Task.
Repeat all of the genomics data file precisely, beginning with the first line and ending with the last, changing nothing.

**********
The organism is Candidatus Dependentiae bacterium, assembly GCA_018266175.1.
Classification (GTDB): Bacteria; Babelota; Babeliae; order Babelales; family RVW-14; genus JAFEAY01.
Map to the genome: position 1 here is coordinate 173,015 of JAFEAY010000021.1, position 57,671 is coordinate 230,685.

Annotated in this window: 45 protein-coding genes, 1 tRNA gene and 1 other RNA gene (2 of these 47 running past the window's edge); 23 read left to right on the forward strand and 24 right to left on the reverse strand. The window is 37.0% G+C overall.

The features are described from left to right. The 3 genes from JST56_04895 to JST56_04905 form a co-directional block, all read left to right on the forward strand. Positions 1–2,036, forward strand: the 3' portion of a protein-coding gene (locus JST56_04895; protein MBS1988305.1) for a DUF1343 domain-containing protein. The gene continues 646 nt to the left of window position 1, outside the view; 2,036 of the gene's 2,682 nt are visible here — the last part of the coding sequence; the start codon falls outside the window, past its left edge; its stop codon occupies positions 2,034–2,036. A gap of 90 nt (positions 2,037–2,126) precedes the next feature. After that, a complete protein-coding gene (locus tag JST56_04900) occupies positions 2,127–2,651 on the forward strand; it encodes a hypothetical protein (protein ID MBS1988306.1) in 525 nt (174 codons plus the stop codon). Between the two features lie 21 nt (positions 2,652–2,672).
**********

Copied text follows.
The organism is Candidatus Dependentiae bacterium, assembly GCA_018266175.1.
Classification (GTDB): Bacteria; Babelota; Babeliae; order Babelales; family RVW-14; genus JAFEAY01.
Map to the genome: position 1 here is coordinate 173,015 of JAFEAY010000021.1, position 57,671 is coordinate 230,685.

Annotated in this window: 45 protein-coding genes, 1 tRNA gene and 1 other RNA gene (2 of these 47 running past the window's edge); 23 read left to right on the forward strand and 24 right to left on the reverse strand. The window is 37.0% G+C overall.

The features are described from left to right. The 3 genes from JST56_04895 to JST56_04905 form a co-directional block, all read left to right on the forward strand. Positions 1–2,036, forward strand: the 3' portion of a protein-coding gene (locus JST56_04895; protein MBS1988305.1) for a DUF1343 domain-containing protein. The gene continues 646 nt to the left of window position 1, outside the view; 2,036 of the gene's 2,682 nt are visible here — the last part of the coding sequence; the start codon falls outside the window, past its left edge; its stop codon occupies positions 2,034–2,036. A gap of 90 nt (positions 2,037–2,126) precedes the next feature. After that, a complete protein-coding gene (locus tag JST56_04900) occupies positions 2,127–2,651 on the forward strand; it encodes a hypothetical protein (protein ID MBS1988306.1) in 525 nt (174 codons plus the stop codon). Between the two features lie 21 nt (positions 2,652–2,672).